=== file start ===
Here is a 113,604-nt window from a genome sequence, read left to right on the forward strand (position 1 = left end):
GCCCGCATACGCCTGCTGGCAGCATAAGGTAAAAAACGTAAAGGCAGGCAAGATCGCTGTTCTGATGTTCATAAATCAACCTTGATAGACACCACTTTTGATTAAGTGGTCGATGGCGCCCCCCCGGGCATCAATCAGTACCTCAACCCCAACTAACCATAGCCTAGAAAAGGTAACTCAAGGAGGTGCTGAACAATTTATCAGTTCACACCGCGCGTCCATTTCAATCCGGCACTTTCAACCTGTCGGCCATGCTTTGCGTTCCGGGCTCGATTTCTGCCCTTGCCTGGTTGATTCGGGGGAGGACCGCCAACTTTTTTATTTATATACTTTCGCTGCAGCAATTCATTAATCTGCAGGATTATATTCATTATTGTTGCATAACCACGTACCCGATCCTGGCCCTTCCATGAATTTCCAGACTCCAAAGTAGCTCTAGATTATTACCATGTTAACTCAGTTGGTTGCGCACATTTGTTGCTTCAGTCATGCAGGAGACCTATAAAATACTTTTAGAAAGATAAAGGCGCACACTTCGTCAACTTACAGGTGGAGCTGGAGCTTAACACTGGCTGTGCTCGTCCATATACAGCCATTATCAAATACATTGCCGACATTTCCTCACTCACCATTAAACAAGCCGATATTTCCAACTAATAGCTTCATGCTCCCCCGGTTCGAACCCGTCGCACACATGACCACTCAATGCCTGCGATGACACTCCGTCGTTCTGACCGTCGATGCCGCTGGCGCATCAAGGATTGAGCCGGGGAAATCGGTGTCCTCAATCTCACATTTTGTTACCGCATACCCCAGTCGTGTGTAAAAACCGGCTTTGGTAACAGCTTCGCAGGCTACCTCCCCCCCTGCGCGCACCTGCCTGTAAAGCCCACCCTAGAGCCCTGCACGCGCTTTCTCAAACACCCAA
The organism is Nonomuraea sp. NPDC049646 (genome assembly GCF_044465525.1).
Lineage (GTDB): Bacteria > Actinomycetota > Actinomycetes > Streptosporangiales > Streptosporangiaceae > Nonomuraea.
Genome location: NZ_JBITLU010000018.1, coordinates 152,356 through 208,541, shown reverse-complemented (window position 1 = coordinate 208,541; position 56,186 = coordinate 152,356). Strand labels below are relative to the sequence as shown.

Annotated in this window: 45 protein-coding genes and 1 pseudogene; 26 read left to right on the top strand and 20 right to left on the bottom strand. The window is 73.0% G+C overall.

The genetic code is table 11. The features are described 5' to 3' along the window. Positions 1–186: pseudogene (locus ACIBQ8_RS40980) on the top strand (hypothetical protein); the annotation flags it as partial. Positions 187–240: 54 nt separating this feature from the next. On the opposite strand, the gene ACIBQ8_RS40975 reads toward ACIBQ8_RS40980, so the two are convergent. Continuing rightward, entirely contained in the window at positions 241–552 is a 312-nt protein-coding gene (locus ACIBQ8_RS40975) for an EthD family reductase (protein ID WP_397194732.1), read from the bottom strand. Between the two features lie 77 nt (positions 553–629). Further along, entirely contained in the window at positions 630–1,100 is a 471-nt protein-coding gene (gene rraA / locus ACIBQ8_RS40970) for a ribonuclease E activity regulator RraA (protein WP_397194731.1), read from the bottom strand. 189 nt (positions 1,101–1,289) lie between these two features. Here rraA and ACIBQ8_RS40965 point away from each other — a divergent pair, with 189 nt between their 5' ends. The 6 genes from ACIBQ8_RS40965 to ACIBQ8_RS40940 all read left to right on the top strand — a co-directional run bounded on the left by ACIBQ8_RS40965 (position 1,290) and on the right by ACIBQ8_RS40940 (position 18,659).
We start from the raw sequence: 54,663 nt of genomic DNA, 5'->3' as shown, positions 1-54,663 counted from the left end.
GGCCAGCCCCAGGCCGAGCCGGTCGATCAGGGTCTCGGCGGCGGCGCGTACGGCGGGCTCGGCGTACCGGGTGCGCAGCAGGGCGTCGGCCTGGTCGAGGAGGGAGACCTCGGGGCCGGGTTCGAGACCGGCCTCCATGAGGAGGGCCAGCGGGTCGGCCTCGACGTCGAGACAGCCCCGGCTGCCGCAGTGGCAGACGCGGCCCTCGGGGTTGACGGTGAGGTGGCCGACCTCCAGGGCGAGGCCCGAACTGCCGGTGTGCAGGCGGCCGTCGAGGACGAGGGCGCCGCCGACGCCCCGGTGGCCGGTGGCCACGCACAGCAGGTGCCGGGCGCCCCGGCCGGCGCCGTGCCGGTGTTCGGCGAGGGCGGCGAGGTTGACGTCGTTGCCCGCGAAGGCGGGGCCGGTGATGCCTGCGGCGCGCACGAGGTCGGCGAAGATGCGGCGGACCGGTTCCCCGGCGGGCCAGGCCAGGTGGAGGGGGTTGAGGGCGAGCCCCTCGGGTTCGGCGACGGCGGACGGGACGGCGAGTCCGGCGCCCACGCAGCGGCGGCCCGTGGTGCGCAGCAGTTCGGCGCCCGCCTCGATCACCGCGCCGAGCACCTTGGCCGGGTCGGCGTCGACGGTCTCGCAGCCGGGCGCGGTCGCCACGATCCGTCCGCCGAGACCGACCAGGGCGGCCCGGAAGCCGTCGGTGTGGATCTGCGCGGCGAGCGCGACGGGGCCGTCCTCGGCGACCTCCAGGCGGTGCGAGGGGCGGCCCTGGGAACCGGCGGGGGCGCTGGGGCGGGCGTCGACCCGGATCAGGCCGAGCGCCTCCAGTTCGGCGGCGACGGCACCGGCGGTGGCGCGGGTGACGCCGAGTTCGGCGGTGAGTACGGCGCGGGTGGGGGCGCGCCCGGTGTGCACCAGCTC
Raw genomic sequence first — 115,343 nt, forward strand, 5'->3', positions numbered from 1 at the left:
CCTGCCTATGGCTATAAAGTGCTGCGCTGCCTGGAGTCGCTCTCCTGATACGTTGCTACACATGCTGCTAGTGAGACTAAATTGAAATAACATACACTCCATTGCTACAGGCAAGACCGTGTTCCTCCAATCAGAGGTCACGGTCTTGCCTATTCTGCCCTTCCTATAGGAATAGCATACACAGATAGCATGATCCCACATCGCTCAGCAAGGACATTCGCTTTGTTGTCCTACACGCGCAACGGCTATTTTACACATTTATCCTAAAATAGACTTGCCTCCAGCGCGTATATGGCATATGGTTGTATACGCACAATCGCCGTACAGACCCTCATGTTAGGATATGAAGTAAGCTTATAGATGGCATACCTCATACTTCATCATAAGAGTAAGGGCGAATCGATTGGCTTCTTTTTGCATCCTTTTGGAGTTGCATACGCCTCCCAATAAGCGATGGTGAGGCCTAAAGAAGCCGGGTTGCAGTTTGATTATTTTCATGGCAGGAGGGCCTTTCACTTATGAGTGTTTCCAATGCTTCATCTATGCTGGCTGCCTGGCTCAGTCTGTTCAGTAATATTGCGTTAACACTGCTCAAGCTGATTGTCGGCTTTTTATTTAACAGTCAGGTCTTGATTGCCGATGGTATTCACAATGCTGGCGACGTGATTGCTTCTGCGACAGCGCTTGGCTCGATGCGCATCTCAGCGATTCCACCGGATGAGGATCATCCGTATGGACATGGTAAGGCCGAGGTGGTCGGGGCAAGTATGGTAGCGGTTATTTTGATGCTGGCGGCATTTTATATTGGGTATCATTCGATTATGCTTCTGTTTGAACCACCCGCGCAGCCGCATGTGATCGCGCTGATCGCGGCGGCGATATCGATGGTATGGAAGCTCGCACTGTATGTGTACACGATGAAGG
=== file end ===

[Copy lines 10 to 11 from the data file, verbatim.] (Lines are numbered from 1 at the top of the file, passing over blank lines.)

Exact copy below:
Raw genomic sequence first — 115,343 nt, forward strand, 5'->3', positions numbered from 1 at the left:
CCTGCCTATGGCTATAAAGTGCTGCGCTGCCTGGAGTCGCTCTCCTGATACGTTGCTACACATGCTGCTAGTGAGACTAAATTGAAATAACATACACTCCATTGCTACAGGCAAGACCGTGTTCCTCCAATCAGAGGTCACGGTCTTGCCTATTCTGCCCTTCCTATAGGAATAGCATACACAGATAGCATGATCCCACATCGCTCAGCAAGGACATTCGCTTTGTTGTCCTACACGCGCAACGGCTATTTTACACATTTATCCTAAAATAGACTTGCCTCCAGCGCGTATATGGCATATGGTTGTATACGCACAATCGCCGTACAGACCCTCATGTTAGGATATGAAGTAAGCTTATAGATGGCATACCTCATACTTCATCATAAGAGTAAGGGCGAATCGATTGGCTTCTTTTTGCATCCTTTTGGAGTTGCATACGCCTCCCAATAAGCGATGGTGAGGCCTAAAGAAGCCGGGTTGCAGTTTGATTATTTTCATGGCAGGAGGGCCTTTCACTTATGAGTGTTTCCAATGCTTCATCTATGCTGGCTGCCTGGCTCAGTCTGTTCAGTAATATTGCGTTAACACTGCTCAAGCTGATTGTCGGCTTTTTATTTAACAGTCAGGTCTTGATTGCCGATGGTATTCACAATGCTGGCGACGTGATTGCTTCTGCGACAGCGCTTGGCTCGATGCGCATCTCAGCGATTCCACCGGATGAGGATCATCCGTATGGACATGGTAAGGCCGAGGTGGTCGGGGCAAGTATGGTAGCGGTTATTTTGATGCTGGCGGCATTTTATATTGGGTATCATTCGATTATGCTTCTGTTTGAACCACCCGCGCAGCCGCATGTGATCGCGCTGATCGCGGCGGCGATATCGATGGTATGGAAGCTCGCACTGTATGTGTACACGATGAAGG